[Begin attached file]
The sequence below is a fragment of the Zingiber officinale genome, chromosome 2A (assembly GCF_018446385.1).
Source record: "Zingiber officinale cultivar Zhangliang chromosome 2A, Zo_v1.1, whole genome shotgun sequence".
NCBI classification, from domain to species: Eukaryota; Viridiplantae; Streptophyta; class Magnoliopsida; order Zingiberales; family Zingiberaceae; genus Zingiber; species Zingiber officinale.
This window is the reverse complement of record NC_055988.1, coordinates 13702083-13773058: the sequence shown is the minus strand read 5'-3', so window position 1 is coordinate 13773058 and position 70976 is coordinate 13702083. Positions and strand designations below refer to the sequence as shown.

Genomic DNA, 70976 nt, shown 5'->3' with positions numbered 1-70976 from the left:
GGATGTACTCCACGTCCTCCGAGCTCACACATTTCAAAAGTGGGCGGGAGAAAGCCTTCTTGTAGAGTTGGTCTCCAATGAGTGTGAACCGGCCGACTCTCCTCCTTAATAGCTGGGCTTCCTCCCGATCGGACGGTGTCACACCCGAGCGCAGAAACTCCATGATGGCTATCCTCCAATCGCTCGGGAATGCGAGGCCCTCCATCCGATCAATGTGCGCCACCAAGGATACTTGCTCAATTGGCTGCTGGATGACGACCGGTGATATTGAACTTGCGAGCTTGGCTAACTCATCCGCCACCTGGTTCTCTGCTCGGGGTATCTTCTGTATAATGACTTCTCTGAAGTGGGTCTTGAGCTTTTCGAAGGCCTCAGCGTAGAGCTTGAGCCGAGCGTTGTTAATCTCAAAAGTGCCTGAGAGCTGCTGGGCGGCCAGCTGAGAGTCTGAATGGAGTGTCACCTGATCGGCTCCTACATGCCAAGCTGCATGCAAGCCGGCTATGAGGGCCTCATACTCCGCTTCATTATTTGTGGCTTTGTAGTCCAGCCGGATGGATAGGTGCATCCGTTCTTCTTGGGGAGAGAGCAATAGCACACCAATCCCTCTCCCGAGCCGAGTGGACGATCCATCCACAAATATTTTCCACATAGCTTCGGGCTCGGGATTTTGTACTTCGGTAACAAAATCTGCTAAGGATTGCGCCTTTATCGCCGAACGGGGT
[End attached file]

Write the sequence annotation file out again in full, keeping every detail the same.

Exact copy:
The sequence below is a fragment of the Zingiber officinale genome, chromosome 2A (assembly GCF_018446385.1).
Source record: "Zingiber officinale cultivar Zhangliang chromosome 2A, Zo_v1.1, whole genome shotgun sequence".
NCBI classification, from domain to species: Eukaryota; Viridiplantae; Streptophyta; class Magnoliopsida; order Zingiberales; family Zingiberaceae; genus Zingiber; species Zingiber officinale.
This window is the reverse complement of record NC_055988.1, coordinates 13702083-13773058: the sequence shown is the minus strand read 5'-3', so window position 1 is coordinate 13773058 and position 70976 is coordinate 13702083. Positions and strand designations below refer to the sequence as shown.

Genomic DNA, 70976 nt, shown 5'->3' with positions numbered 1-70976 from the left:
GGATGTACTCCACGTCCTCCGAGCTCACACATTTCAAAAGTGGGCGGGAGAAAGCCTTCTTGTAGAGTTGGTCTCCAATGAGTGTGAACCGGCCGACTCTCCTCCTTAATAGCTGGGCTTCCTCCCGATCGGACGGTGTCACACCCGAGCGCAGAAACTCCATGATGGCTATCCTCCAATCGCTCGGGAATGCGAGGCCCTCCATCCGATCAATGTGCGCCACCAAGGATACTTGCTCAATTGGCTGCTGGATGACGACCGGTGATATTGAACTTGCGAGCTTGGCTAACTCATCCGCCACCTGGTTCTCTGCTCGGGGTATCTTCTGTATAATGACTTCTCTGAAGTGGGTCTTGAGCTTTTCGAAGGCCTCAGCGTAGAGCTTGAGCCGAGCGTTGTTAATCTCAAAAGTGCCTGAGAGCTGCTGGGCGGCCAGCTGAGAGTCTGAATGGAGTGTCACCTGATCGGCTCCTACATGCCAAGCTGCATGCAAGCCGGCTATGAGGGCCTCATACTCCGCTTCATTATTTGTGGCTTTGTAGTCCAGCCGGATGGATAGGTGCATCCGTTCTTCTTGGGGAGAGAGCAATAGCACACCAATCCCTCTCCCGAGCCGAGTGGACGATCCATCCACAAATATTTTCCACATAGCTTCGGGCTCGGGATTTTGTACTTCGGTAACAAAATCTGCTAAGGATTGCGCCTTTATCGCCGAACGGGGT